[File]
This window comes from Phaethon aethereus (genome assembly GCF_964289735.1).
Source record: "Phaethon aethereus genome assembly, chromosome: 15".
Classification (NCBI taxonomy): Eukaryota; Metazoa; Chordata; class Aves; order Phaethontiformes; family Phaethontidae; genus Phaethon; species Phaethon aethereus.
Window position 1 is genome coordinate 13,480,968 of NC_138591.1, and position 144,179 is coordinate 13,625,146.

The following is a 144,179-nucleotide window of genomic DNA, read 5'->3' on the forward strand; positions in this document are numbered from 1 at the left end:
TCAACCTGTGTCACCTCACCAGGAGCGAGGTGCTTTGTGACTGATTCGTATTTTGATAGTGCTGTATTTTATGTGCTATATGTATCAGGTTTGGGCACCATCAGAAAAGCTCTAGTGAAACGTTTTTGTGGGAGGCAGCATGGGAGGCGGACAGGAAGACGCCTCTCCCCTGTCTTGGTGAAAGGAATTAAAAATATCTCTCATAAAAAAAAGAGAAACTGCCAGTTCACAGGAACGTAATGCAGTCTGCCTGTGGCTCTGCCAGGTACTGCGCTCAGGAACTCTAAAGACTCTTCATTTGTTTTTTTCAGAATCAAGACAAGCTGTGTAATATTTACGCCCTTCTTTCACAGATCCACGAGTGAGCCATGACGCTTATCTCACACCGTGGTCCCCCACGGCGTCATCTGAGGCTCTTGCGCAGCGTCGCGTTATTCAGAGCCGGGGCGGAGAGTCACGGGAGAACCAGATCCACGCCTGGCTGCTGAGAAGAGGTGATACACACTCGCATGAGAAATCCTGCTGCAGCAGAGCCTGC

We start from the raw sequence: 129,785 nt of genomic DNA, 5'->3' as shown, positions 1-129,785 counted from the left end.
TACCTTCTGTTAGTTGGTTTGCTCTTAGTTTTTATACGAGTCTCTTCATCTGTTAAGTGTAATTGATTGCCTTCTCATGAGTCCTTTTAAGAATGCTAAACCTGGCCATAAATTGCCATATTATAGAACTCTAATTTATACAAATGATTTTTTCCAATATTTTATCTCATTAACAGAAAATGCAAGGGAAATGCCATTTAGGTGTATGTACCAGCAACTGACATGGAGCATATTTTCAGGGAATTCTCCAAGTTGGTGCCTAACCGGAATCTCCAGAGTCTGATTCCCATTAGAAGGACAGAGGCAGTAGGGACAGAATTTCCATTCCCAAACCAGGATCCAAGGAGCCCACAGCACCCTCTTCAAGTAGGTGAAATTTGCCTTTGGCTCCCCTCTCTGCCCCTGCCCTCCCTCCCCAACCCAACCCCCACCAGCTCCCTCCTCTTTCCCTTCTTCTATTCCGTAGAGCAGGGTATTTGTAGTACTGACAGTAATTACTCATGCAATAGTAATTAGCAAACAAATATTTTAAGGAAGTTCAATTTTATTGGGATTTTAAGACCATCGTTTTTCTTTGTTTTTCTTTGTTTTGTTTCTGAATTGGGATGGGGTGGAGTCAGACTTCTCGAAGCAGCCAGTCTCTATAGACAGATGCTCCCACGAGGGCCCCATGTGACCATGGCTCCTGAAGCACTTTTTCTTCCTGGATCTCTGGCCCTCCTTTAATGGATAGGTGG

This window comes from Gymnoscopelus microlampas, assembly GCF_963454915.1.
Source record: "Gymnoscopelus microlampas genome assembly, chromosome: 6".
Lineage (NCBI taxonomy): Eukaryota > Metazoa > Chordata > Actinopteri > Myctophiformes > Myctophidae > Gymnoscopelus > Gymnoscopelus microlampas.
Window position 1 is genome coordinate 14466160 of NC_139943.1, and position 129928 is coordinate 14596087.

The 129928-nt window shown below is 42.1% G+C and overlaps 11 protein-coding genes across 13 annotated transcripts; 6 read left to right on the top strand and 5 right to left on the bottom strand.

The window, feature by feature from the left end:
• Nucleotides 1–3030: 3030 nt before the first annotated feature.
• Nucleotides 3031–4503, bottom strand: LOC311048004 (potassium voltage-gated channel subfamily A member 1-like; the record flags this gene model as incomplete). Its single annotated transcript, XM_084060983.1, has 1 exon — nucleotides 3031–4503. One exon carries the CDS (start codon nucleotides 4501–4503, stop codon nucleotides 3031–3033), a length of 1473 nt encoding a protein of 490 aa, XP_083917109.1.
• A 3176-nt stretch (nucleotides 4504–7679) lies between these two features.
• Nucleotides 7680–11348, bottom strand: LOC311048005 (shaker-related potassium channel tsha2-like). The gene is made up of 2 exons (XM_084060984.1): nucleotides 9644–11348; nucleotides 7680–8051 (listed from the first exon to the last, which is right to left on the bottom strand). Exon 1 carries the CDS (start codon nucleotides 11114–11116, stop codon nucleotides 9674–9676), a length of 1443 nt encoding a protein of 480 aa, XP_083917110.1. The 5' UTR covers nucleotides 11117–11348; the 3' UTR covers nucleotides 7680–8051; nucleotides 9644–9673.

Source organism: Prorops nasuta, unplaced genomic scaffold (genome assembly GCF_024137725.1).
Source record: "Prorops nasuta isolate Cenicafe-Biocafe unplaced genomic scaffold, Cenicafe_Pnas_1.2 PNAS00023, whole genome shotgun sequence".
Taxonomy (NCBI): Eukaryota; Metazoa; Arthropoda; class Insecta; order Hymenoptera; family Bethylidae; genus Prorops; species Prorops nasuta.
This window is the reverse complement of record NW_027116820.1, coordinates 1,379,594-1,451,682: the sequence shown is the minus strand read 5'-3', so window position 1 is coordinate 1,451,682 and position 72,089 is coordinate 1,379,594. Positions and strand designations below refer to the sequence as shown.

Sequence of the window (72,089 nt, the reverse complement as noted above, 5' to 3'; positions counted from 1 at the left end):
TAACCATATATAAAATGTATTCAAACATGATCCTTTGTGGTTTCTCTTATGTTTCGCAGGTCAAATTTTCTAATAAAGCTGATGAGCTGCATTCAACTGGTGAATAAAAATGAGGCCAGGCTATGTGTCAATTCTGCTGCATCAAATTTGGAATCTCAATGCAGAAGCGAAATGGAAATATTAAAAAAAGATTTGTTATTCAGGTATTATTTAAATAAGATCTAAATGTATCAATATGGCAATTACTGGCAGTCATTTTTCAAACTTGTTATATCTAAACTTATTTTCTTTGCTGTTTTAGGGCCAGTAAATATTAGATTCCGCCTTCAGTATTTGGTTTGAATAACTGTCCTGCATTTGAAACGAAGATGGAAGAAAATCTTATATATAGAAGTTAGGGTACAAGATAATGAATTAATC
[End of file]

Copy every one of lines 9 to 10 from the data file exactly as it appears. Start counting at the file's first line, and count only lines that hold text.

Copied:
This window comes from Gymnoscopelus microlampas, assembly GCF_963454915.1.
Source record: "Gymnoscopelus microlampas genome assembly, chromosome: 6".